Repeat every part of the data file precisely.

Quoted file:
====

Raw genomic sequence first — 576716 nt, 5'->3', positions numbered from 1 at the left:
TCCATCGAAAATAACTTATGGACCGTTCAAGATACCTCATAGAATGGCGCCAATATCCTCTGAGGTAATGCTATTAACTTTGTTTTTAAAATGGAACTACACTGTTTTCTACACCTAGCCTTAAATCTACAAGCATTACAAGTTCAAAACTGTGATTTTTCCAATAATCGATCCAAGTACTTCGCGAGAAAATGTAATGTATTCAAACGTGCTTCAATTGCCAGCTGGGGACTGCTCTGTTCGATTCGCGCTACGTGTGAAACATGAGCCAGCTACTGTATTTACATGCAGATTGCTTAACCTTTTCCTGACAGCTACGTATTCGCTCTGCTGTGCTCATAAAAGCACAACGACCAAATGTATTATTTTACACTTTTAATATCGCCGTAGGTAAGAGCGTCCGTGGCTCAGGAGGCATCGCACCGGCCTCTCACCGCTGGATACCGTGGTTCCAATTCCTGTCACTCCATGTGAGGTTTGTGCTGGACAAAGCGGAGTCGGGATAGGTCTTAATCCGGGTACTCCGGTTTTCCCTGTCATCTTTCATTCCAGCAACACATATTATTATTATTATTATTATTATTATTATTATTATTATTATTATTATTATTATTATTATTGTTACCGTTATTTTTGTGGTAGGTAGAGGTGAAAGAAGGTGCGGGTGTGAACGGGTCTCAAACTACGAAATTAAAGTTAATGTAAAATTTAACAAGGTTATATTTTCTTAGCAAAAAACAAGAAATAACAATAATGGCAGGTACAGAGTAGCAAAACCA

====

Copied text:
Raw genomic sequence first — 576716 nt, 5'->3', positions numbered from 1 at the left:
TCCATCGAAAATAACTTATGGACCGTTCAAGATACCTCATAGAATGGCGCCAATATCCTCTGAGGTAATGCTATTAACTTTGTTTTTAAAATGGAACTACACTGTTTTCTACACCTAGCCTTAAATCTACAAGCATTACAAGTTCAAAACTGTGATTTTTCCAATAATCGATCCAAGTACTTCGCGAGAAAATGTAATGTATTCAAACGTGCTTCAATTGCCAGCTGGGGACTGCTCTGTTCGATTCGCGCTACGTGTGAAACATGAGCCAGCTACTGTATTTACATGCAGATTGCTTAACCTTTTCCTGACAGCTACGTATTCGCTCTGCTGTGCTCATAAAAGCACAACGACCAAATGTATTATTTTACACTTTTAATATCGCCGTAGGTAAGAGCGTCCGTGGCTCAGGAGGCATCGCACCGGCCTCTCACCGCTGGATACCGTGGTTCCAATTCCTGTCACTCCATGTGAGGTTTGTGCTGGACAAAGCGGAGTCGGGATAGGTCTTAATCCGGGTACTCCGGTTTTCCCTGTCATCTTTCATTCCAGCAACACATATTATTATTATTATTATTATTATTATTATTATTATTATTATTATTATTATTATTATTATTGTTACCGTTATTTTTGTGGTAGGTAGAGGTGAAAGAAGGTGCGGGTGTGAACGGGTCTCAAACTACGAAATTAAAGTTAATGTAAAATTTAACAAGGTTATATTTTCTTAGCAAAAAACAAGAAATAACAATAATGGCAGGTACAGAGTAGCAAAACCA